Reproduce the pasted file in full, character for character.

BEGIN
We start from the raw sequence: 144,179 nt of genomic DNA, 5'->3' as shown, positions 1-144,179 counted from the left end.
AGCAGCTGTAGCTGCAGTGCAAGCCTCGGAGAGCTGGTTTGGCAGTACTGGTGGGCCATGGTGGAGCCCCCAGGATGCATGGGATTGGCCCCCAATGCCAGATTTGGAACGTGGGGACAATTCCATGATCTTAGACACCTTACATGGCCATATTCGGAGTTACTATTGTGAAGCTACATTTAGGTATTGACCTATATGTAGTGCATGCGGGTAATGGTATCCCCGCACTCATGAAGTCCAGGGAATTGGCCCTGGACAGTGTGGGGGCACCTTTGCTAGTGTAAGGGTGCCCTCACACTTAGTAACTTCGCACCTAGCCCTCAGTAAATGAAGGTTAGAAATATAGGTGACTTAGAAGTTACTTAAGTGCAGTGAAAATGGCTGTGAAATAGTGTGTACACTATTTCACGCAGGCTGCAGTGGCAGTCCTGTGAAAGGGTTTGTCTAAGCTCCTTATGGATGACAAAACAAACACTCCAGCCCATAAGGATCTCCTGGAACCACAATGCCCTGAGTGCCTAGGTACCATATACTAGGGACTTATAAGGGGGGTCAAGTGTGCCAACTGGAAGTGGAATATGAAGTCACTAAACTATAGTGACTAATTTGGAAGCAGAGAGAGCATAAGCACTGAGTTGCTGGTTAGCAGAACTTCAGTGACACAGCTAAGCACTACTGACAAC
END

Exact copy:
We start from the raw sequence: 144,179 nt of genomic DNA, 5'->3' as shown, positions 1-144,179 counted from the left end.
AGCAGCTGTAGCTGCAGTGCAAGCCTCGGAGAGCTGGTTTGGCAGTACTGGTGGGCCATGGTGGAGCCCCCAGGATGCATGGGATTGGCCCCCAATGCCAGATTTGGAACGTGGGGACAATTCCATGATCTTAGACACCTTACATGGCCATATTCGGAGTTACTATTGTGAAGCTACATTTAGGTATTGACCTATATGTAGTGCATGCGGGTAATGGTATCCCCGCACTCATGAAGTCCAGGGAATTGGCCCTGGACAGTGTGGGGGCACCTTTGCTAGTGTAAGGGTGCCCTCACACTTAGTAACTTCGCACCTAGCCCTCAGTAAATGAAGGTTAGAAATATAGGTGACTTAGAAGTTACTTAAGTGCAGTGAAAATGGCTGTGAAATAGTGTGTACACTATTTCACGCAGGCTGCAGTGGCAGTCCTGTGAAAGGGTTTGTCTAAGCTCCTTATGGATGACAAAACAAACACTCCAGCCCATAAGGATCTCCTGGAACCACAATGCCCTGAGTGCCTAGGTACCATATACTAGGGACTTATAAGGGGGGTCAAGTGTGCCAACTGGAAGTGGAATATGAAGTCACTAAACTATAGTGACTAATTTGGAAGCAGAGAGAGCATAAGCACTGAGTTGCTGGTTAGCAGAACTTCAGTGACACAGCTAAGCACTACTGACAAC